An Equine Whole Genome Oligonucleotide (EWGO) array with 21,351 elements was developed at Texas A&M University. This 70-mer oligoarray was designed using the approximately 7× assembled and annotated sequence of the equine genome to be one of the most comprehensive arrays available for expressed equine sequences. To assist researchers in determining the biological meaning of data derived from this array, we have structurally annotated it by mapping the elements to multiple database accessions, including UniProtKB, Entrez Gene, NRPD (Non-Redundant Protein Database) and UniGene. We next provided GO functional annotations for the gene transcripts represented on this array. Overall, we GO annotated 14,531 gene products (68.1% of the gene products represented on the EWGO array) with 57,912 annotations. GAQ (GO Annotation Quality) scores were calculated for this array both before and after we added GO annotation. The additional annotations improved the meanGAQ score 16-fold. This data is publicly available at AgBase http://www.agbase.msstate.edu/.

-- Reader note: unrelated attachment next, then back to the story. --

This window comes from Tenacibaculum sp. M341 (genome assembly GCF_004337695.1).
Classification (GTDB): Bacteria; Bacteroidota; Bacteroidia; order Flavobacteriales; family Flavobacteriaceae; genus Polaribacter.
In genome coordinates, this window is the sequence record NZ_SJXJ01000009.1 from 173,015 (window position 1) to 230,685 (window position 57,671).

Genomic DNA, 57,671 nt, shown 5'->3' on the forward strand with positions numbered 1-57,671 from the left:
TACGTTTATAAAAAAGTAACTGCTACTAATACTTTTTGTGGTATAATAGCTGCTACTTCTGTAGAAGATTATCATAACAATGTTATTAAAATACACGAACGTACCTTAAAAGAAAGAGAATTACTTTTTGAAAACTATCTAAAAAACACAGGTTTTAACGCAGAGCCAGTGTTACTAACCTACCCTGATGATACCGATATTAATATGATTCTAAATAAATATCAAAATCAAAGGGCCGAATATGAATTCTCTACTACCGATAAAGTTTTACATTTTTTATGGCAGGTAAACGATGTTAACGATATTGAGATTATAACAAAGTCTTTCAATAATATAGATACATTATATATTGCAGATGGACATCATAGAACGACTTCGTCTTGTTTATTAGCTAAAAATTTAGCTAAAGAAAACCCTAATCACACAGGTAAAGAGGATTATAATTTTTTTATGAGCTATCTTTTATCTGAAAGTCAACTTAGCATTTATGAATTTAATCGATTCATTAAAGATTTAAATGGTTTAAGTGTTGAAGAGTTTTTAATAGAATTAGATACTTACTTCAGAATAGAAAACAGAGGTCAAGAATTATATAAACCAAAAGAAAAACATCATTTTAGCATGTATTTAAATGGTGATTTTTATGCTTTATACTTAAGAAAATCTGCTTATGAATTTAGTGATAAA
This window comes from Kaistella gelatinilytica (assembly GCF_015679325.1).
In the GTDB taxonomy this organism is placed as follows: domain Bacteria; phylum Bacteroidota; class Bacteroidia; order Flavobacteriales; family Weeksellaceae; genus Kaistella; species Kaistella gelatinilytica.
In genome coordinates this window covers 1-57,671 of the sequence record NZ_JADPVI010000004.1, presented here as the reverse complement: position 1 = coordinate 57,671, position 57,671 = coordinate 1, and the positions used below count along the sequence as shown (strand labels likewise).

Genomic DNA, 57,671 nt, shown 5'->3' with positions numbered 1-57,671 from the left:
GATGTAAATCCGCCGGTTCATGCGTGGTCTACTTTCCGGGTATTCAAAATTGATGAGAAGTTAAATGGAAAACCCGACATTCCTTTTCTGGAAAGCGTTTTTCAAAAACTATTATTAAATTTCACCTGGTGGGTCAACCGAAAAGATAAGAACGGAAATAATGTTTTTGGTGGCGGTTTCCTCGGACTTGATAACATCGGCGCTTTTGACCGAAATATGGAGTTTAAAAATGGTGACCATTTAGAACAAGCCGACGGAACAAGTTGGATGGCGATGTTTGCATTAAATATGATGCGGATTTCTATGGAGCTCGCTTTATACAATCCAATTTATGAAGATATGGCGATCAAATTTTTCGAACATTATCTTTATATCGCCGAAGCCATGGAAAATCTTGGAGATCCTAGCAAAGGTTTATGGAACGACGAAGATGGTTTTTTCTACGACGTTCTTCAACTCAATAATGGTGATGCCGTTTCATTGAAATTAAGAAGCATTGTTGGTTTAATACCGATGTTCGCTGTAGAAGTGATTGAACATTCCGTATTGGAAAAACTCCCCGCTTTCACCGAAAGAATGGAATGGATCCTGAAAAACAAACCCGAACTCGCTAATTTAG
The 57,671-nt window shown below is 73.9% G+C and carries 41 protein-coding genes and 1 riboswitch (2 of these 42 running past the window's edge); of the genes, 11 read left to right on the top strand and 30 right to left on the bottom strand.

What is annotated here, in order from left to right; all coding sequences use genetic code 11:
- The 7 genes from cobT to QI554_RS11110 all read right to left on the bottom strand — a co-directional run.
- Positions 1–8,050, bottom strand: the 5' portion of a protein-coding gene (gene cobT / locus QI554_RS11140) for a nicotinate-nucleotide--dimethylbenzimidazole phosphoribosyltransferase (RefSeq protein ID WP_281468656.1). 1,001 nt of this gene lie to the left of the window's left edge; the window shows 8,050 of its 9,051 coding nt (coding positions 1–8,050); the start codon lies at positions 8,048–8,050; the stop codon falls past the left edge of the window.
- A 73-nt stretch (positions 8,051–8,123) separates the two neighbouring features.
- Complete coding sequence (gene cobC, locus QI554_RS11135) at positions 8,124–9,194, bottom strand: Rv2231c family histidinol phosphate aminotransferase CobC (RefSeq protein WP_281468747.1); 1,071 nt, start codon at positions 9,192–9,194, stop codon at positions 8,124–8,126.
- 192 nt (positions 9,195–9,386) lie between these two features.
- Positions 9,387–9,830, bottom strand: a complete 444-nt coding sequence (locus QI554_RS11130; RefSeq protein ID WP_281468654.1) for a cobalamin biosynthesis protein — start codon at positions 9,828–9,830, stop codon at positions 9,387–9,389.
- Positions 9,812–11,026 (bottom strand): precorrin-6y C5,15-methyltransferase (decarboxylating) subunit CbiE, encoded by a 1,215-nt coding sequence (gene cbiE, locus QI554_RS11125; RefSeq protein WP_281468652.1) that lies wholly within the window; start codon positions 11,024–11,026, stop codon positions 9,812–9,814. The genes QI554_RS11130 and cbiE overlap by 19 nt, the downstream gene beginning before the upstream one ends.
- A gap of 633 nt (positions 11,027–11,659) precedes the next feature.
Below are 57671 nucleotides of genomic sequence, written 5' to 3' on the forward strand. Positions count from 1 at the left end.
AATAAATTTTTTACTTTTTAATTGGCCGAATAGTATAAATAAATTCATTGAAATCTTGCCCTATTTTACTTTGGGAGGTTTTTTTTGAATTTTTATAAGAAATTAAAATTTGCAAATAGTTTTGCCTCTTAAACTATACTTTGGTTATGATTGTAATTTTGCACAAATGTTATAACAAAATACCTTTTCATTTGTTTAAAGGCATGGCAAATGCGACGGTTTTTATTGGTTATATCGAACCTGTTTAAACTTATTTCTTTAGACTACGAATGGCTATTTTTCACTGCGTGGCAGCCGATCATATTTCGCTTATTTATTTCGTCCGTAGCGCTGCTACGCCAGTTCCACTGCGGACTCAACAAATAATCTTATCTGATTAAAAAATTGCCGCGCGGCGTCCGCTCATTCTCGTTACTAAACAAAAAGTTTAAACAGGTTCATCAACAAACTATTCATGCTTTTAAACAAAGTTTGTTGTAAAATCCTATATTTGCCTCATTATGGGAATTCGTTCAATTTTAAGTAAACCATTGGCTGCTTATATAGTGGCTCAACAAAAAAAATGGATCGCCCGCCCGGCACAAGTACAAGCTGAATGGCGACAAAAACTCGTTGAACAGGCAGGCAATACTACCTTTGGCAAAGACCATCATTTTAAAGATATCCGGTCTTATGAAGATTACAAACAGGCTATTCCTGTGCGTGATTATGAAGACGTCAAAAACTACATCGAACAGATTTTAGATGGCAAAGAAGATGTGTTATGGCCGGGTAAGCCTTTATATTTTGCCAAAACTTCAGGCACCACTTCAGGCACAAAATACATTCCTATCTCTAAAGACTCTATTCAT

Conclusion

Providing additional information about the public databases which link to the gene products represented on the array allows users more flexibility when using gene expression modelling and hypothesis-testing computational tools. Moreover, since different databases provide different types of information, users have access to multiple data sources. In addition, our GO annotation underpins functional modelling for most gene expression analysis tools and enables equine researchers to model large lists of differentially expressed transcripts in biologically relevant ways.

Background